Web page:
I do things alone, even when I clearly need to ask for help.
A couple weeks ago I got a stomach flu, and was completely incapacitated for 24 hours.
The house was a mess, food was wasted, and my work became back-logged in a bad way. It was a serious illness — I was vomiting, shivering, feverish, and weak. I really needed time and rest to recover. I still wasn’t able to eat for days, and my body craved sleep at all hours.
Yet, as soon as the first 24-hours of intense illness was over, I refused to give myself a break. I beat myself up over not being able to jump back into my usual routine. I got mad at myself over working at a slower pace and not staying on top of household tasks.
My recovery took weeks instead of days, because I pushed through when I knew I shouldn’t.
It’s not an uncommon thing for me to do. I will power through when I am sick, get back to my routine when I am emotionally unstable, or put more on my proverbial plate when it is already fuller than I can handle. I consistently hold myself to a standard I would never impose on others — which is great when I need to hustle, but terrible whenever I need self-care or make even a small mistake.
It’s the key to my success and my destruction — and it’s something I’ve been nurturing for years. I have always found it hard to go easy on myself because I was raised with a “pull yourself up by your bootstraps” mentality.
You have to rely on yourself. You have to work harder than everyone else. You have to keep moving, even when you don’t want to.
Thinking like this made me a resilient kid and a successful adult. I did well in sports. I made good grades. I held onto jobs. I chased down new opportunities.
It wasn’t a mindset I expected from others, but it resonated with me. I liked the self-sufficiency I had built within myself — especially when I came up against challenges. Rising to the occasion time after time made me feel strong. I worked full-time and finished my degree while pregnant. I pulled myself out of debt even while struggling to rise above the poverty line. I fought my way through a year of postpartum depression. I dealt with three vomiting kids while my husband was overseas for work.
I did these things alone, even when I clearly should have asked for help.
Because the truth is, I don’t know where to stop with the bootstrap mentality. I don’t know where to draw the line between self-sufficiency and self-sabotage. I want to do it all myself, even when it hurts — even when I can’t — because it’s the only way I know how. Asking for help isn’t part of the self-sufficient curriculum that was drilled into me. Being the kind of person who relies on others is not a part of my identity.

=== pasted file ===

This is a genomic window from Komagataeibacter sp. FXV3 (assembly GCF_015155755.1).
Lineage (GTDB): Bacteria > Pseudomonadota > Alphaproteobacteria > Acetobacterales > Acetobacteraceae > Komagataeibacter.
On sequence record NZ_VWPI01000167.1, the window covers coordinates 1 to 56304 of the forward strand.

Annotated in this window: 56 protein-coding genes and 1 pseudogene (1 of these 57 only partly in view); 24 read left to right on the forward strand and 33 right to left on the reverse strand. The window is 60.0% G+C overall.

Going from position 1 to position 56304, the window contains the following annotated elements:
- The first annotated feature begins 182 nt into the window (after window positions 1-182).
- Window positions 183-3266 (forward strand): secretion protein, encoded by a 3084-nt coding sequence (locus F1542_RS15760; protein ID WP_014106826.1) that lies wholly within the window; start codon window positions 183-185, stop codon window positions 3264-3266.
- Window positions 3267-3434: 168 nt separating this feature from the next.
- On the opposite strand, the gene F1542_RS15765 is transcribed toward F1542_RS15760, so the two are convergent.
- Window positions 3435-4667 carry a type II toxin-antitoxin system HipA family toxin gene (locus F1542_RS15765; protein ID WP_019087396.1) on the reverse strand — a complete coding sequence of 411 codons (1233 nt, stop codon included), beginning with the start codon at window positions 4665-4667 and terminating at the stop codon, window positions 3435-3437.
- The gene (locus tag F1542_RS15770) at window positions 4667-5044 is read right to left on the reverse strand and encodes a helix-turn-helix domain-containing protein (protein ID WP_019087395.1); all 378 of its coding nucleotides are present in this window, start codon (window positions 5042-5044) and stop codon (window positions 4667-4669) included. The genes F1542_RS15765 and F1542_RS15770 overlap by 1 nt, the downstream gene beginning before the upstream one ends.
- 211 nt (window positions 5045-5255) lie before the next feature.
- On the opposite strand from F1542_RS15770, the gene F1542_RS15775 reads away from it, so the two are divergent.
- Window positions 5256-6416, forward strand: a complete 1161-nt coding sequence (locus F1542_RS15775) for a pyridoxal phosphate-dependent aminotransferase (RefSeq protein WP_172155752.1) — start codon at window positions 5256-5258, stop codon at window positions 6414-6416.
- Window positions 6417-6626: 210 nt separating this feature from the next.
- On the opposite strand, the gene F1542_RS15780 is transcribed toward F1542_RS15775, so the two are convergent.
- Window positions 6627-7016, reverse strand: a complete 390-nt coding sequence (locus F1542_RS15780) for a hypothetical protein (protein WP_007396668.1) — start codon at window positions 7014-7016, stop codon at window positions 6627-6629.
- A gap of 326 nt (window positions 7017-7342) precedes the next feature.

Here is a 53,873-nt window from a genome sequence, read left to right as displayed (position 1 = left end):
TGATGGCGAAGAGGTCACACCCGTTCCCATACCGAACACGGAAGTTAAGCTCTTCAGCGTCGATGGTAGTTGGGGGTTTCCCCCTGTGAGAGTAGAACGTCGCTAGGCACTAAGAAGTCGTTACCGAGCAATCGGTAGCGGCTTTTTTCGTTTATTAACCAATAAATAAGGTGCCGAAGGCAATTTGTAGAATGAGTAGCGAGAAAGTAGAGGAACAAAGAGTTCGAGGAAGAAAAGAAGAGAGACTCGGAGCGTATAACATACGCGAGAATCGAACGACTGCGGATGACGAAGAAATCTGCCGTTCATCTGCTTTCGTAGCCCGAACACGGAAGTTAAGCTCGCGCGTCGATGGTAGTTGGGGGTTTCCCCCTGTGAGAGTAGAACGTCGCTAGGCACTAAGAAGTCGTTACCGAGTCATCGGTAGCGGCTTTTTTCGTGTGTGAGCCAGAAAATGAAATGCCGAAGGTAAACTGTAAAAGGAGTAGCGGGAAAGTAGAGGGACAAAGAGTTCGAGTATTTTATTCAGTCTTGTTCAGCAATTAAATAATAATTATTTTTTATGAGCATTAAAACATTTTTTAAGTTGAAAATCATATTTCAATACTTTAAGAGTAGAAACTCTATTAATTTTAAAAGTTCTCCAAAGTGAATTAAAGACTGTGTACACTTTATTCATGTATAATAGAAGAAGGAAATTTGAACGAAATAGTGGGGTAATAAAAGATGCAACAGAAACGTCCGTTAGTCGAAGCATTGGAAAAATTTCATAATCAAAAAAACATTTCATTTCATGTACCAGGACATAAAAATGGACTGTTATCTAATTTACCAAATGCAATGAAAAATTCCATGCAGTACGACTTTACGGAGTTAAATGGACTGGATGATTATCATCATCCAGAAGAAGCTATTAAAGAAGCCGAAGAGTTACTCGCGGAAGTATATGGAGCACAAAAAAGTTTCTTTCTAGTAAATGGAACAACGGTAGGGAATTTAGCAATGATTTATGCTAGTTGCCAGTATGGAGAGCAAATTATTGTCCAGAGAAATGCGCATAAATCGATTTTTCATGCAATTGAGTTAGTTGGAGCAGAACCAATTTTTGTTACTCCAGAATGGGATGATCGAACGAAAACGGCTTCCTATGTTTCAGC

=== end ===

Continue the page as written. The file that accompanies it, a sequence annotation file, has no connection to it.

I find it hard to even delegate tasks to my husband when I desperately need help. I’ll be drowning in deadlines and still trying to keep up with whatever ill-advised meal plan I concocted before looking at my work schedule — instead of handing over the recipe or ordering takeout. I’ll stress myself out over piles of laundry instead of asking my family members to put away their own goddamn clothes. Again and again I refuse to prioritize, refuse to let anything slide, at the expense of my physical and mental health.
The truth is, no one expects me to do everything I do, not even my family. If I put spaghetti on the menu three times a week, no one would bat an eye. If I let the housework slip for a couple days, the only person who would be bothered is me. If I needed to push out my work deadlines because of a serious illness, nearly every editor I know would give me a more than gracious extension. The stress I put on myself isn’t just unhealthy, it’s wholly unnecessary.
I could ask for help and the world would not implode.
In fact, the world (or my world at least) would be a lot easier to handle. I need to start learning how to go easy on myself — how to lower my expectations when I need a break, how to practice self-care instead of “self-sufficiency.”
My life doesn’t need to be so hard, as long as I allow myself a bit of ease.
Image via tumblr.com.
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